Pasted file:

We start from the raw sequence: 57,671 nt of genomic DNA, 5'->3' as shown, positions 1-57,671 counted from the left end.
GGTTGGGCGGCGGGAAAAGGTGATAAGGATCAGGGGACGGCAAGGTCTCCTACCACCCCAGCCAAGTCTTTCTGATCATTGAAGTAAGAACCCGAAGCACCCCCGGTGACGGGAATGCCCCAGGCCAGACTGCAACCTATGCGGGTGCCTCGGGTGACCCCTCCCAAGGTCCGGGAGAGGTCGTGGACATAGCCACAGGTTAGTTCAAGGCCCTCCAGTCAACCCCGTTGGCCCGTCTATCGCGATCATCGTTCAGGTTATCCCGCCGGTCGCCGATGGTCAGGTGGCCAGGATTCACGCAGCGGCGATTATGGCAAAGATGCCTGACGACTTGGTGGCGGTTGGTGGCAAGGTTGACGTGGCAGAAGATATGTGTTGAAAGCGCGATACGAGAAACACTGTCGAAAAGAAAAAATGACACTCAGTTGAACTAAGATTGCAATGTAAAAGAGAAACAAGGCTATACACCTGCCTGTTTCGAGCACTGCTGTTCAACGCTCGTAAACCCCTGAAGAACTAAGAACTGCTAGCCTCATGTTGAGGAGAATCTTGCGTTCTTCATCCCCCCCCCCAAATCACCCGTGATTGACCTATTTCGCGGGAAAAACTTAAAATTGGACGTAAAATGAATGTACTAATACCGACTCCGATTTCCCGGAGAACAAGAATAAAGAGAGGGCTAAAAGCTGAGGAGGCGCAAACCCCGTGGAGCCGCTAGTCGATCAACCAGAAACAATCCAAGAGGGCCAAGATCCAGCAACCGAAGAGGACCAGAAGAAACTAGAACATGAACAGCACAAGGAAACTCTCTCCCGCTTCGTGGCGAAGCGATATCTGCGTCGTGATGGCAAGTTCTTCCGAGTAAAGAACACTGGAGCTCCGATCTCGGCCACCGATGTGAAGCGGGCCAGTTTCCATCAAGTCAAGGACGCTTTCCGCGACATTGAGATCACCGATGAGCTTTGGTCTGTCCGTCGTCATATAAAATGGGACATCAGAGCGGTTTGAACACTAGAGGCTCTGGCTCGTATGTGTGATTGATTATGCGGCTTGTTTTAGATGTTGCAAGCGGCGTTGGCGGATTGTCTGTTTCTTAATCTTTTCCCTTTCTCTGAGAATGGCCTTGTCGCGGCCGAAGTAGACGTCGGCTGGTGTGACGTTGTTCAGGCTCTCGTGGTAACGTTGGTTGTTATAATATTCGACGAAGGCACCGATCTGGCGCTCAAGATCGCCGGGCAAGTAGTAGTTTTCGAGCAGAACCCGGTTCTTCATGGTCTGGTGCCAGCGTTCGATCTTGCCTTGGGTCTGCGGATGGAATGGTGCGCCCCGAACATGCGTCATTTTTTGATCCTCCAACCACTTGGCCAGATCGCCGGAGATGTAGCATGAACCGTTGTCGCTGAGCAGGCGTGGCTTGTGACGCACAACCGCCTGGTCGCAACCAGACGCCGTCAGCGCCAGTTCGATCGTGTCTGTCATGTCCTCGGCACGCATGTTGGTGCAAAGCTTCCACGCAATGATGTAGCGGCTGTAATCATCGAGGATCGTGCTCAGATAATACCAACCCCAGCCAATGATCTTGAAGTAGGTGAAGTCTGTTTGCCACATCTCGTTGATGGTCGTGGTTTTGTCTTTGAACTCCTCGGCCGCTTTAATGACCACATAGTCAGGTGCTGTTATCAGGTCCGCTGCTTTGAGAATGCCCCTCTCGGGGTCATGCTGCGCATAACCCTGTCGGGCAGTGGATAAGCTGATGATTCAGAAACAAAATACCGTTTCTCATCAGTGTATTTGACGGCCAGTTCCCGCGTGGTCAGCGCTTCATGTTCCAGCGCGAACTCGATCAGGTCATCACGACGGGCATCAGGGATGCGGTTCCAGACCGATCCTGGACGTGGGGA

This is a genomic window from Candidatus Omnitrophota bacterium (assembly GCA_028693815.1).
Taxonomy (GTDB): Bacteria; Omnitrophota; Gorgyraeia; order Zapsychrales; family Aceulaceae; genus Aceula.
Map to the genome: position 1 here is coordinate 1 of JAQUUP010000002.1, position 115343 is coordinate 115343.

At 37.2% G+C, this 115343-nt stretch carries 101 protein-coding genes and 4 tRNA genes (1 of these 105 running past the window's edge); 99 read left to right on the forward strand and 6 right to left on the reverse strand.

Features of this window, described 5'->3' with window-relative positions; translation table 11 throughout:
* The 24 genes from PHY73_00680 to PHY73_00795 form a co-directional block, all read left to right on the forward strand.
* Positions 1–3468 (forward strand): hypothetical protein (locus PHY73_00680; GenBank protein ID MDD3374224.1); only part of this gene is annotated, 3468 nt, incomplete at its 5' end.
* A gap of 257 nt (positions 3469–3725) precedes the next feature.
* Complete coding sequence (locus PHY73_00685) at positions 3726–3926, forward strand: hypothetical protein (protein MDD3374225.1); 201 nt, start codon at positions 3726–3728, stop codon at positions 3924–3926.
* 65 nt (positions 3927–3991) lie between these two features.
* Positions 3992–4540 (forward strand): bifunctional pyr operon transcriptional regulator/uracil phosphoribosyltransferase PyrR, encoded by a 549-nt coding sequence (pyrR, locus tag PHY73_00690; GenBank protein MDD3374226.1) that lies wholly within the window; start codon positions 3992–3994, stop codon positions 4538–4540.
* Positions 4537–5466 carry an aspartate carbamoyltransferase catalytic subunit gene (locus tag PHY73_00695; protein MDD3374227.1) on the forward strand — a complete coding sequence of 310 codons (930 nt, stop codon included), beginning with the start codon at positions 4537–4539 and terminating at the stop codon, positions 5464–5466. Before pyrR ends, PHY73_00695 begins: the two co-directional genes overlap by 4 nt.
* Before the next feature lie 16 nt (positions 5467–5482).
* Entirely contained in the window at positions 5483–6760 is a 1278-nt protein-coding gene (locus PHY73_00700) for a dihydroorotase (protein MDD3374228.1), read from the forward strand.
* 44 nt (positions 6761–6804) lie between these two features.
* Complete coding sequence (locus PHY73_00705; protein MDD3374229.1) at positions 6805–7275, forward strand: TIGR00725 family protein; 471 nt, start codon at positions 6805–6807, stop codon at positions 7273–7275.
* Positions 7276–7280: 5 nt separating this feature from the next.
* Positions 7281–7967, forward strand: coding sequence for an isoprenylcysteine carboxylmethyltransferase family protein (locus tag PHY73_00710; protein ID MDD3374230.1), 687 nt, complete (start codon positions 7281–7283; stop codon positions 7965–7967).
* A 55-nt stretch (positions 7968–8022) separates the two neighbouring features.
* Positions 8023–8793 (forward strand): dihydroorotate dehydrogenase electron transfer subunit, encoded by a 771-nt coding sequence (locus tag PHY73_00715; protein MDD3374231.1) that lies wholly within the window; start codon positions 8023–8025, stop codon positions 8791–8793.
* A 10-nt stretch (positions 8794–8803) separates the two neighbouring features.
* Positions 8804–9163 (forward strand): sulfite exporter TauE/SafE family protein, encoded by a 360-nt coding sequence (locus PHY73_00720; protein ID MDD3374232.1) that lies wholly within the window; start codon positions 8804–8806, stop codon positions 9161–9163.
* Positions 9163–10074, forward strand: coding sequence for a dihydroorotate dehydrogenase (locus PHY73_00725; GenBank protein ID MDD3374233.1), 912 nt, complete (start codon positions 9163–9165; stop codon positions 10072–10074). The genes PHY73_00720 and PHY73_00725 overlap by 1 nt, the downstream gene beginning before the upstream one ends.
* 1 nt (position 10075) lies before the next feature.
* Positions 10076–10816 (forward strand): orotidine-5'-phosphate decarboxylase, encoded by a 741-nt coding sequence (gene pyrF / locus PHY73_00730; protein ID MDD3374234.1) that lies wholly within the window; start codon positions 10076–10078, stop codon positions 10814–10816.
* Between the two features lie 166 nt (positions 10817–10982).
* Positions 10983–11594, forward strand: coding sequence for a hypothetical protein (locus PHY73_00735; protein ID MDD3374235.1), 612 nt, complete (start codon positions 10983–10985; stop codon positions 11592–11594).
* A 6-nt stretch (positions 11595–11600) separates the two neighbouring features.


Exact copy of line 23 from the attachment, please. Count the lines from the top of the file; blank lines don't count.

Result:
* A 10-nt stretch (positions 8794–8803) separates the two neighbouring features.